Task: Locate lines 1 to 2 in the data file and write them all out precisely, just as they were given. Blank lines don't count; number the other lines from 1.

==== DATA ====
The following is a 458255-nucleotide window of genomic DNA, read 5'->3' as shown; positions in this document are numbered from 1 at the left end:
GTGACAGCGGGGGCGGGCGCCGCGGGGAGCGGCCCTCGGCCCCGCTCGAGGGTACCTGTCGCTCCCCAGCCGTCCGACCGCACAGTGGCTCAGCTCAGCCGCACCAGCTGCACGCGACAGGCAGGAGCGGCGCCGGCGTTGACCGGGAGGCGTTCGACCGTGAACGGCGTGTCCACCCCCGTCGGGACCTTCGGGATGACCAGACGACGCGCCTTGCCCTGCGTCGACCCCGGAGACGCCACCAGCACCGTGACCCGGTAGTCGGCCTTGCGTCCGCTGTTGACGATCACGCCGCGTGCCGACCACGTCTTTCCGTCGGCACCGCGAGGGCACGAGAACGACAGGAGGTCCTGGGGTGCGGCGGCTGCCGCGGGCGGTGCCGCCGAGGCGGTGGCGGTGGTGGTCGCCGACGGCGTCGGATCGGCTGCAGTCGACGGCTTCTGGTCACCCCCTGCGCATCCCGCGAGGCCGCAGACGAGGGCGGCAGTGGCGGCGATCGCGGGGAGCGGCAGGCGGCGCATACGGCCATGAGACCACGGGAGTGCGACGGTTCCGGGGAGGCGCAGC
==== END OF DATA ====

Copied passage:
The following is a 458255-nucleotide window of genomic DNA, read 5'->3' as shown; positions in this document are numbered from 1 at the left end:
GTGACAGCGGGGGCGGGCGCCGCGGGGAGCGGCCCTCGGCCCCGCTCGAGGGTACCTGTCGCTCCCCAGCCGTCCGACCGCACAGTGGCTCAGCTCAGCCGCACCAGCTGCACGCGACAGGCAGGAGCGGCGCCGGCGTTGACCGGGAGGCGTTCGACCGTGAACGGCGTGTCCACCCCCGTCGGGACCTTCGGGATGACCAGACGACGCGCCTTGCCCTGCGTCGACCCCGGAGACGCCACCAGCACCGTGACCCGGTAGTCGGCCTTGCGTCCGCTGTTGACGATCACGCCGCGTGCCGACCACGTCTTTCCGTCGGCACCGCGAGGGCACGAGAACGACAGGAGGTCCTGGGGTGCGGCGGCTGCCGCGGGCGGTGCCGCCGAGGCGGTGGCGGTGGTGGTCGCCGACGGCGTCGGATCGGCTGCAGTCGACGGCTTCTGGTCACCCCCTGCGCATCCCGCGAGGCCGCAGACGAGGGCGGCAGTGGCGGCGATCGCGGGGAGCGGCAGGCGGCGCATACGGCCATGAGACCACGGGAGTGCGACGGTTCCGGGGAGGCGCAGC